Category: Blog

A truly African education, undoubtedly, has to include music education!

Africa as a continent has had so many struggles over the last few hundred years.  As a result, the education of its children has suffered. We have missed the industrial revolution and all the technological revolutions since. As it stands currently, we are consumers of technology rather than producers. But finally, our continent seems to be mobilising.

These are exciting times; pockets of excellence are springing up everywhere. Significant effort and attention is going into quality education as a means of turning the tide and preparing our youth to be meaningful contributors to the fourth industrial revolution.  But while we race to compete academically with the rest of the globe we mustn’t forget the latent talents that we already have. Natural talents that set our continent apart. Our music.

Africa is truly remarkable in its music. Our children have raw musical talent in abundance. It is an integral part of our continent with its diverse people and cultures. Around the world, choirs sing African traditional songs, fascinated by their polyphonic rhythms and multiple harmonies. Djembes and Marimbas are played throughout the globe. While the rest of the world is trying hard to match up to talents that exist effortlessly on this continent, we should not take these for granted.  In doing so we run the risk of devaluing our own cultural heritage, and ourselves. While our African continent may be economically poor; it is through music that we are able to re-ignite the true wealth of our diverse cultures.

But music is so much more than just culture.

Beyond building a cultural identity, there are considerable benefits to a musical education for our children. Research has shown both academic and social benefits. Academically, nothing fires up all areas of the brain simultaneously as does music. It is a complete brain workout. Children who study music show a higher general intelligence. They have better literacy, language, reasoning and memory skills and are generally better co-ordinated. Not only that, through understanding rhythm and harmony they develop a more ordered and mathematical left brain. Research even suggests that music education can reduce the academic gap between rich and poor students. But there is more.

Music education can also make a significant contribution towards the social and emotional well-being of our children. The emotional and creative expression of music fires the right side of the brain. Making music has been shown to have a very positive effect on behaviour. It creates a sense of achievement and develops a positive self-image. Music is all about collaboration, and not competition. As such, it fosters the spirit of community: I am because we are. It has the power to build cultural awareness and understanding of others. Surely, nothing connects diverse people better than singing or playing music together?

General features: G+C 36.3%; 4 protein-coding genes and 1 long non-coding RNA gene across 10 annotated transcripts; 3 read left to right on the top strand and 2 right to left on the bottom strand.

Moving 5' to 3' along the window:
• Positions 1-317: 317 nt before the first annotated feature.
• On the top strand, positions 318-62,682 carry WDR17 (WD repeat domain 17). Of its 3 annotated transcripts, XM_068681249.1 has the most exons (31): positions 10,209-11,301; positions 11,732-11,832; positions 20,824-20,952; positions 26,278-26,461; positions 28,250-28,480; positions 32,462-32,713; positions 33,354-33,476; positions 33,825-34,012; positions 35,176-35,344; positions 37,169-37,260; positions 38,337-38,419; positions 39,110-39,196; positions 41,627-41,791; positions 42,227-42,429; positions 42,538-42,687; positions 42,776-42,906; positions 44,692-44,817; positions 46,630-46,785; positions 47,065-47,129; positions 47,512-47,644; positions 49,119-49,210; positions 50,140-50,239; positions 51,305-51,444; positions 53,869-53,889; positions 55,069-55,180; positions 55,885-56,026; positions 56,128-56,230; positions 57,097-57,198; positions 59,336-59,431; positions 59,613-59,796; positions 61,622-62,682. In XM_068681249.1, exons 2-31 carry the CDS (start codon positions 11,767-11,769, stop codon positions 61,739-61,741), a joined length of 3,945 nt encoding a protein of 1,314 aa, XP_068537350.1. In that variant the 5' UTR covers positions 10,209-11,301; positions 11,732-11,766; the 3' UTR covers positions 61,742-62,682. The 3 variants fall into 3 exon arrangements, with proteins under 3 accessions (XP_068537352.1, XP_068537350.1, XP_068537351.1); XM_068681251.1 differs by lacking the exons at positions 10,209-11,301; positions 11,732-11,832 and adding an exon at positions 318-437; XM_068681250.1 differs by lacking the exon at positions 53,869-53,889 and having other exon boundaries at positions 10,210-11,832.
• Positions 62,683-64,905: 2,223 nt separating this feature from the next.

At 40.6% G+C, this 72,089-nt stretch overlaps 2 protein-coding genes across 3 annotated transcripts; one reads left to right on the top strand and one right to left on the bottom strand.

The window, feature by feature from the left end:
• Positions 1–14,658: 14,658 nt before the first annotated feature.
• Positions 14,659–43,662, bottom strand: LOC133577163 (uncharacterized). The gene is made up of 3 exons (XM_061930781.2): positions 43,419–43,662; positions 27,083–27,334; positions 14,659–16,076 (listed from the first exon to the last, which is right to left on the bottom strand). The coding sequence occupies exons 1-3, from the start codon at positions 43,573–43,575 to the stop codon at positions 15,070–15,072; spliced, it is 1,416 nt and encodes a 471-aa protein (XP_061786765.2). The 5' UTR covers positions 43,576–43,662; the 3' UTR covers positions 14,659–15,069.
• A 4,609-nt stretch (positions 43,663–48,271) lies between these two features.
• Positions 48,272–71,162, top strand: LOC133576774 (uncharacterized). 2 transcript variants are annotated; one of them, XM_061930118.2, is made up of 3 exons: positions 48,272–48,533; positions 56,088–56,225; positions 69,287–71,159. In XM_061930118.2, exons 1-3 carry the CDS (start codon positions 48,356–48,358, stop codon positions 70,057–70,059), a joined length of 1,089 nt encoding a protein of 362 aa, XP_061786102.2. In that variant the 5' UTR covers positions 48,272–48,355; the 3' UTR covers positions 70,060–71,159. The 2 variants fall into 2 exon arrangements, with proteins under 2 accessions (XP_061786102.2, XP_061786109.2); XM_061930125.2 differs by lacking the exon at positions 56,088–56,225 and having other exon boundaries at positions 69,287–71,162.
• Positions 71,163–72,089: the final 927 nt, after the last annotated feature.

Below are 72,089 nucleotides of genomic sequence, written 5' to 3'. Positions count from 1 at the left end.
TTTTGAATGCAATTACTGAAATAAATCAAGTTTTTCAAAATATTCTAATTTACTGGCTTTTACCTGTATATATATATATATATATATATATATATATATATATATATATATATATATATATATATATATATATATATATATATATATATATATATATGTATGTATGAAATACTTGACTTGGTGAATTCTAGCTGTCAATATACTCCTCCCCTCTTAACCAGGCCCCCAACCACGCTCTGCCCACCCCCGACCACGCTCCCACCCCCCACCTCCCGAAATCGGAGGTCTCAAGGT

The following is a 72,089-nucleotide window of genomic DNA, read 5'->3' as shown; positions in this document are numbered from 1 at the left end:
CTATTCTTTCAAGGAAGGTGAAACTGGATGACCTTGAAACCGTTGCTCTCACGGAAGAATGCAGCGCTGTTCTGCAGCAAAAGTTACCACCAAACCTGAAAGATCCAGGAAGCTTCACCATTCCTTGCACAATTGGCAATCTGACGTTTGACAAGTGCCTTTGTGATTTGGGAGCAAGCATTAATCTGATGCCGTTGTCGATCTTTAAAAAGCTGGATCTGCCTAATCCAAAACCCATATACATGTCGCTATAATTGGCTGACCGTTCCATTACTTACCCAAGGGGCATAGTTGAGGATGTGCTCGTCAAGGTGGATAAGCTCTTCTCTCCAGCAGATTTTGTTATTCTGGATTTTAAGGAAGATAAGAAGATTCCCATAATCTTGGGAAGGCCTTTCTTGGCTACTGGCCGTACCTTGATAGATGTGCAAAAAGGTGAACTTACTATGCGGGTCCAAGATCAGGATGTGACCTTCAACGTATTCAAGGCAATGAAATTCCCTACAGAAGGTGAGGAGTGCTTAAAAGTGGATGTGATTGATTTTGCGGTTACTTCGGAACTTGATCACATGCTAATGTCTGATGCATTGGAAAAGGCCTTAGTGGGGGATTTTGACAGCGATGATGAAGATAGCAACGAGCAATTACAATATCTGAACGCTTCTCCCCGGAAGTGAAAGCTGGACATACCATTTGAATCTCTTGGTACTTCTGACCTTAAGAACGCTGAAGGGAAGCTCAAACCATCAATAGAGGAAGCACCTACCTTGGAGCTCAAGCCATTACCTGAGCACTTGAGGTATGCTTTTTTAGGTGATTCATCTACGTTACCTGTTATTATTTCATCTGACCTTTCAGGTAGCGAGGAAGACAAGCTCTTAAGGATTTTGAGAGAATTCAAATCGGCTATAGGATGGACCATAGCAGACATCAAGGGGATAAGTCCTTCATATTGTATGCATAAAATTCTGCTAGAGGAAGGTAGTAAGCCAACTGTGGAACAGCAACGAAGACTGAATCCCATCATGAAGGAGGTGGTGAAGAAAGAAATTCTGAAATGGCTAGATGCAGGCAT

In short, music ticks all the boxes in developing those 21st century skills that progressive education groups are working hard to achieve. With absolutely heaps of raw talent on our African continent, and so many positives in favour of music education, can there be any doubt about the importance of it being at the core of our curriculum? Already, many of our schools, especially the private schools, are doing a great job in this regard. But we need more. Much more.

We need ALL our children to learn to play instruments. We need ALL of them singing in choirs and playing in bands, from Marimba bands to Jazz bands, and from Djembe drum circles to Orchestras. The knock-on effect will be immense.

Parents and schools: let’s work together! Let’s all get with the beat!

Written by Amber Vishwakarma

Amber is the Grade 1 teacher at Future Nation Schools, Lyndhurst.

Filed under: Blog

The Montessori prepared environment is an environment adapted to the size, needs and development of the child, providing a safe, loving, warm and secure place of learning and which provides the child with everything he (or she), needs to satisfy the plane of development through which he passes during his sensitive periods.

From birth to three years, the child is unconsciously absorbing all he can from his environment, forming disconnected impressions of everything he is exposed to.  During this time he is extremely sensitive to his environment and to any sudden changes, distractions, obstacles and hindrances to his development at this time can result in dire manifestations later in his life. The environment best suited to him during this period of life must provide activities, means of learning and the right adult to guide him into developing the fundamental areas of the person to full potential. These areas are not merely physical, but mental too and consist of the intellectual, emotional, spiritual and social areas that build the character of the man he will grow up to be.